One year later, the prosecution announced that the investigation was over and that there was no evidence that would call for the questioning of Kostunica and Tomic regarding the rebellion of the JSO.

At the trial for the assassination of the premier, where he testified as a witness, Aco Tomic denied having met with Ulemek at the time of the JSO's rebellion, but confirmed that he did meet with the former commander of the JSO, Milorad Ulemek, and the leader of the "Zemun clan", Dusan Spasojevic, in 2002 and that he received a mobile phone from them as a gift at that time. It later turned out that Ulemek and Spasojevic were among the chief executors of the assassination.

Together with Tomic, the then security advisor to Vojislav Kostunica, Rade Bulatovic, was also arrested in Operation "Saber". Tomic and Bulatovic each spent three months in prison. Bulatovic charged 667,000 dinars in damages from the state for the time spent in custody, and became the director of the Security and Information Agency (BIA) when Vojislav Kostunica came to power.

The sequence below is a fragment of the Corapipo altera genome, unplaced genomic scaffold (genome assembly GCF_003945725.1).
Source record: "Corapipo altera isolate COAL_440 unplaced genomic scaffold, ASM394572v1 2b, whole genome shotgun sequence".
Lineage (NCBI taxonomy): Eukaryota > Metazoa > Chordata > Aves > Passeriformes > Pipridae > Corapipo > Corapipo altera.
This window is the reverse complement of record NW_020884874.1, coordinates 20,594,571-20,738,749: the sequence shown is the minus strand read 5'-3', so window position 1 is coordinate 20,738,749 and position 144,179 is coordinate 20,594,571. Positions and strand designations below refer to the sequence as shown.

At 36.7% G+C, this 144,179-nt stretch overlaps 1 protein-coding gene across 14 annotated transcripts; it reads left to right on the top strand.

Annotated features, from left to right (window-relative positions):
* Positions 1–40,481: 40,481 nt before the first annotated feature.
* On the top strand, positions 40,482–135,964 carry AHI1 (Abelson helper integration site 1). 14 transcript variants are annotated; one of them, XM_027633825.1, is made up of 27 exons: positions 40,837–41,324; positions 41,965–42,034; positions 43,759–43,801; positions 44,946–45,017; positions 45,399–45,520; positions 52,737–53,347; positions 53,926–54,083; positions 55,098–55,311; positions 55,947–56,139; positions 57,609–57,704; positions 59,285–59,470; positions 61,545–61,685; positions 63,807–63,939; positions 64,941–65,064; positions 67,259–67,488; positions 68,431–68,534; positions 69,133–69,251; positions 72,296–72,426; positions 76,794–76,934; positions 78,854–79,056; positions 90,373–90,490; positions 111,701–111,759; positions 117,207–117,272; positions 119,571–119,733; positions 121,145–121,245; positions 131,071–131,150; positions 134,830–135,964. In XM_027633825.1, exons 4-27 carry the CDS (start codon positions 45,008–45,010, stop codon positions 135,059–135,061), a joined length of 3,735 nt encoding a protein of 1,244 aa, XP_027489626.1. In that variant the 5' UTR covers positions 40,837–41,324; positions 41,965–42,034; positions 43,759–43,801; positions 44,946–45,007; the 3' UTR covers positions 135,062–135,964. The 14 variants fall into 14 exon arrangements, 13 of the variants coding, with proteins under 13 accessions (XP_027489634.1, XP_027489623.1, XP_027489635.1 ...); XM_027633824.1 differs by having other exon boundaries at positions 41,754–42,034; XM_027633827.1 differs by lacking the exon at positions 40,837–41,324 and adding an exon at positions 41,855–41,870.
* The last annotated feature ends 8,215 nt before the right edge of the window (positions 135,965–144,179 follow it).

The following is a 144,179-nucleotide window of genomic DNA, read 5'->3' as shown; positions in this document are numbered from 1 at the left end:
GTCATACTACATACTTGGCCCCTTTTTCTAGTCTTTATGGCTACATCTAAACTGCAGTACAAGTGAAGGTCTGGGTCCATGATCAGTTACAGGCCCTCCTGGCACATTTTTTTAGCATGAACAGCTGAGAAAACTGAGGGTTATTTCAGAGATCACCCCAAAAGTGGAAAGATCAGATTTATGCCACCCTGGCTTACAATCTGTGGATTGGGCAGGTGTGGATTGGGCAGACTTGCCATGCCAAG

"The Korac Commission attempted to find out how it came to the assassination of the premier through data from the military service, and asked the military security whether they had a file on premier Djindjic, to which they replied with an explicit negative. It ended there and the evidence about the possible involvement of individuals from that service was never considered in court."

Why are the documents of the "Korac Commission" important?

In what is publicly known as the "Korac Commission" report, published several months after the assassination of the premier, it was recommended, among other things, that an investigation is conducted into the responsibility of MUP and BIA regarding the assassination.
After almost 13 years, there has been no such investigation.